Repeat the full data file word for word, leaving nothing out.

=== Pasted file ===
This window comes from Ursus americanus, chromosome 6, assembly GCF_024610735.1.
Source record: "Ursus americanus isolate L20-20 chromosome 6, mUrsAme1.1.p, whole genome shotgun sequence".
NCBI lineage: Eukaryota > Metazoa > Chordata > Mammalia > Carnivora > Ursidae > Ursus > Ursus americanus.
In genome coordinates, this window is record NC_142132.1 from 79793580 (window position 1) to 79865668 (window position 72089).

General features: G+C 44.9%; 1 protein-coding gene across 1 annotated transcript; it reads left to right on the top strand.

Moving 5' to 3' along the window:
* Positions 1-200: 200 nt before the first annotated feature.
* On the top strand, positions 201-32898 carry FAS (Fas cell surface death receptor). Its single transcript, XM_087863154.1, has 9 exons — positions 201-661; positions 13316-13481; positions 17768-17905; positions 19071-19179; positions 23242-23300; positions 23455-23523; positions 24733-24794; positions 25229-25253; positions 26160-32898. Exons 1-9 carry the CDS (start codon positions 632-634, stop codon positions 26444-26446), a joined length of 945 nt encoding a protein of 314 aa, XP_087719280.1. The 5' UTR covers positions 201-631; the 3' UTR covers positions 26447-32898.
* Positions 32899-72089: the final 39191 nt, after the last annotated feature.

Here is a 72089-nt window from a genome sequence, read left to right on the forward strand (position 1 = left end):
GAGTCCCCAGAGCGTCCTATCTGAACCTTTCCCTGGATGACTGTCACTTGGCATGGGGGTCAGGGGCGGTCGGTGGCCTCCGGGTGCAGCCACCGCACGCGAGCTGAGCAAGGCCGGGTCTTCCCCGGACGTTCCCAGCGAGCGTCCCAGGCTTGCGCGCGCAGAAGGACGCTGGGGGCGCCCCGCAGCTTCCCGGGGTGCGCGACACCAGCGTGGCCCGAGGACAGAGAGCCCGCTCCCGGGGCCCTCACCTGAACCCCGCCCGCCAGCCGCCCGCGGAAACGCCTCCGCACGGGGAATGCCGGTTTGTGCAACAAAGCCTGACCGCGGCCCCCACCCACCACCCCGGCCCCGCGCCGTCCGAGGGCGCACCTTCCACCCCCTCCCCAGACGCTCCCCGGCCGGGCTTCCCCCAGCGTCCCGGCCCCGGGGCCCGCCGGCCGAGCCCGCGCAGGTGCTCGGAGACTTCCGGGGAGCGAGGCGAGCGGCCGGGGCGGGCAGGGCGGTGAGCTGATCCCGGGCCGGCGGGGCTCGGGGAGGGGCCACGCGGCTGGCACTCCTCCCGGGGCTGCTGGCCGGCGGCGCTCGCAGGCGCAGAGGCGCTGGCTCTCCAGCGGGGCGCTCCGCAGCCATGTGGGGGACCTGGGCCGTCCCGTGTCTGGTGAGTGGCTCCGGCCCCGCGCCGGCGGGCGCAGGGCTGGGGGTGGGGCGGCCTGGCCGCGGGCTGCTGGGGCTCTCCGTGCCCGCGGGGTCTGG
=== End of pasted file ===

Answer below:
This window comes from Ursus americanus, chromosome 6, assembly GCF_024610735.1.
Source record: "Ursus americanus isolate L20-20 chromosome 6, mUrsAme1.1.p, whole genome shotgun sequence".
NCBI lineage: Eukaryota > Metazoa > Chordata > Mammalia > Carnivora > Ursidae > Ursus > Ursus americanus.
In genome coordinates, this window is record NC_142132.1 from 79793580 (window position 1) to 79865668 (window position 72089).

General features: G+C 44.9%; 1 protein-coding gene across 1 annotated transcript; it reads left to right on the top strand.

Moving 5' to 3' along the window:
* Positions 1-200: 200 nt before the first annotated feature.
* On the top strand, positions 201-32898 carry FAS (Fas cell surface death receptor). Its single transcript, XM_087863154.1, has 9 exons — positions 201-661; positions 13316-13481; positions 17768-17905; positions 19071-19179; positions 23242-23300; positions 23455-23523; positions 24733-24794; positions 25229-25253; positions 26160-32898. Exons 1-9 carry the CDS (start codon positions 632-634, stop codon positions 26444-26446), a joined length of 945 nt encoding a protein of 314 aa, XP_087719280.1. The 5' UTR covers positions 201-631; the 3' UTR covers positions 26447-32898.
* Positions 32899-72089: the final 39191 nt, after the last annotated feature.

Here is a 72089-nt window from a genome sequence, read left to right on the forward strand (position 1 = left end):
GAGTCCCCAGAGCGTCCTATCTGAACCTTTCCCTGGATGACTGTCACTTGGCATGGGGGTCAGGGGCGGTCGGTGGCCTCCGGGTGCAGCCACCGCACGCGAGCTGAGCAAGGCCGGGTCTTCCCCGGACGTTCCCAGCGAGCGTCCCAGGCTTGCGCGCGCAGAAGGACGCTGGGGGCGCCCCGCAGCTTCCCGGGGTGCGCGACACCAGCGTGGCCCGAGGACAGAGAGCCCGCTCCCGGGGCCCTCACCTGAACCCCGCCCGCCAGCCGCCCGCGGAAACGCCTCCGCACGGGGAATGCCGGTTTGTGCAACAAAGCCTGACCGCGGCCCCCACCCACCACCCCGGCCCCGCGCCGTCCGAGGGCGCACCTTCCACCCCCTCCCCAGACGCTCCCCGGCCGGGCTTCCCCCAGCGTCCCGGCCCCGGGGCCCGCCGGCCGAGCCCGCGCAGGTGCTCGGAGACTTCCGGGGAGCGAGGCGAGCGGCCGGGGCGGGCAGGGCGGTGAGCTGATCCCGGGCCGGCGGGGCTCGGGGAGGGGCCACGCGGCTGGCACTCCTCCCGGGGCTGCTGGCCGGCGGCGCTCGCAGGCGCAGAGGCGCTGGCTCTCCAGCGGGGCGCTCCGCAGCCATGTGGGGGACCTGGGCCGTCCCGTGTCTGGTGAGTGGCTCCGGCCCCGCGCCGGCGGGCGCAGGGCTGGGGGTGGGGCGGCCTGGCCGCGGGCTGCTGGGGCTCTCCGTGCCCGCGGGGTCTGG